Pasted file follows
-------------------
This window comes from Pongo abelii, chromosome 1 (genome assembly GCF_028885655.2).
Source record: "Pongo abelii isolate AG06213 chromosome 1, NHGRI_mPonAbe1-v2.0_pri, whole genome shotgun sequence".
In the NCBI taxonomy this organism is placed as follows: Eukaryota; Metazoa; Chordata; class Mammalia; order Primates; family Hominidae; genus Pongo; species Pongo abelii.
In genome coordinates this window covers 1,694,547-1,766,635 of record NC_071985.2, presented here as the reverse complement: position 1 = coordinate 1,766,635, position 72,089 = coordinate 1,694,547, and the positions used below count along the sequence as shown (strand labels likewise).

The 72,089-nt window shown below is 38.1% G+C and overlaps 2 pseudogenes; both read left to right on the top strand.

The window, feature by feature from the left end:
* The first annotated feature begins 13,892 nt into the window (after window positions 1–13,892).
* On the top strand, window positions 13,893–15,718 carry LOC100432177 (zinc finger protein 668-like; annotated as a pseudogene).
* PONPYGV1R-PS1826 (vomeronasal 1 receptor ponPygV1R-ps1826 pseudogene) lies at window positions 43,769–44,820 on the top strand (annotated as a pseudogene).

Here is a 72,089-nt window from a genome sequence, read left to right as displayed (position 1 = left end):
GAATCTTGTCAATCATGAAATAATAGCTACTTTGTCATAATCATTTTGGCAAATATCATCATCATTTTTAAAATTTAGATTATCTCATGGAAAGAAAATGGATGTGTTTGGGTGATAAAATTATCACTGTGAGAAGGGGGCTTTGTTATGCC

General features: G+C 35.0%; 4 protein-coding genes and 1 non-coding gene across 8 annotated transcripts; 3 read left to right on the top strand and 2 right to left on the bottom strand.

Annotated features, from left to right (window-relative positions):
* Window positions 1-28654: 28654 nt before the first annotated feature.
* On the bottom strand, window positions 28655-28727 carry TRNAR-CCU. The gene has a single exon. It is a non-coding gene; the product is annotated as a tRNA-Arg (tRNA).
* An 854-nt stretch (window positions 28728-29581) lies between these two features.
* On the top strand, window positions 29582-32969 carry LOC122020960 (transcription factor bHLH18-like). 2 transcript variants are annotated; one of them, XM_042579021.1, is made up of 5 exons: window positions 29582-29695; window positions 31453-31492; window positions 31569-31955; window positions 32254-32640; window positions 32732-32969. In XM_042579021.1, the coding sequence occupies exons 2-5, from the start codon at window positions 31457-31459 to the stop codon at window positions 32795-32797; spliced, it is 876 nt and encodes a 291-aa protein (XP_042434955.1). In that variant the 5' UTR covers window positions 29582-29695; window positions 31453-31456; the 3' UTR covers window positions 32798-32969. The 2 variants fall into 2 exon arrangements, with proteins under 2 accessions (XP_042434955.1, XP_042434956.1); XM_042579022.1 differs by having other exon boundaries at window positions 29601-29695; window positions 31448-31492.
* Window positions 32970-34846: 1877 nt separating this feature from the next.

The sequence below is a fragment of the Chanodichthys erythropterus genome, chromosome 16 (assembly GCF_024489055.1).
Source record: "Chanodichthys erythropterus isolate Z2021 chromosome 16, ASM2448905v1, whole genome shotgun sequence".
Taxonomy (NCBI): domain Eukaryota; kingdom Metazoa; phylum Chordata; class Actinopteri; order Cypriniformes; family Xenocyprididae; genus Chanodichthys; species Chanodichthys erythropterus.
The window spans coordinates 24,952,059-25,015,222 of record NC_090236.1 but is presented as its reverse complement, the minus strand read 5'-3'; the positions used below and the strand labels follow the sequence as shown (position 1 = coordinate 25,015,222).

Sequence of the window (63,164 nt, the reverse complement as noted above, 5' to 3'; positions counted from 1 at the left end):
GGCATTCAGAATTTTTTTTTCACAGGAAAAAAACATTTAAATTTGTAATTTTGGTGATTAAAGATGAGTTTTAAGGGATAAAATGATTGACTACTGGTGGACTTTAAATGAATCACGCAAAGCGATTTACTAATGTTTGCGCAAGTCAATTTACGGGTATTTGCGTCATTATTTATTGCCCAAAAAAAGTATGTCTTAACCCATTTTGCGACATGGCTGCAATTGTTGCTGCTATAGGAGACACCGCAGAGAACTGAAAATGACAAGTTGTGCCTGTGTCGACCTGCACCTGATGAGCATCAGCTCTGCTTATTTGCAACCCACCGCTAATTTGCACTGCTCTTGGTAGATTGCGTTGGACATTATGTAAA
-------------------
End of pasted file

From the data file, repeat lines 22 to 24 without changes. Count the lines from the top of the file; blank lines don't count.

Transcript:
The window spans coordinates 24,952,059-25,015,222 of record NC_090236.1 but is presented as its reverse complement, the minus strand read 5'-3'; the positions used below and the strand labels follow the sequence as shown (position 1 = coordinate 25,015,222).

Sequence of the window (63,164 nt, the reverse complement as noted above, 5' to 3'; positions counted from 1 at the left end):
GGCATTCAGAATTTTTTTTTCACAGGAAAAAAACATTTAAATTTGTAATTTTGGTGATTAAAGATGAGTTTTAAGGGATAAAATGATTGACTACTGGTGGACTTTAAATGAATCACGCAAAGCGATTTACTAATGTTTGCGCAAGTCAATTTACGGGTATTTGCGTCATTATTTATTGCCCAAAAAAAGTATGTCTTAACCCATTTTGCGACATGGCTGCAATTGTTGCTGCTATAGGAGACACCGCAGAGAACTGAAAATGACAAGTTGTGCCTGTGTCGACCTGCACCTGATGAGCATCAGCTCTGCTTATTTGCAACCCACCGCTAATTTGCACTGCTCTTGGTAGATTGCGTTGGACATTATGTAAA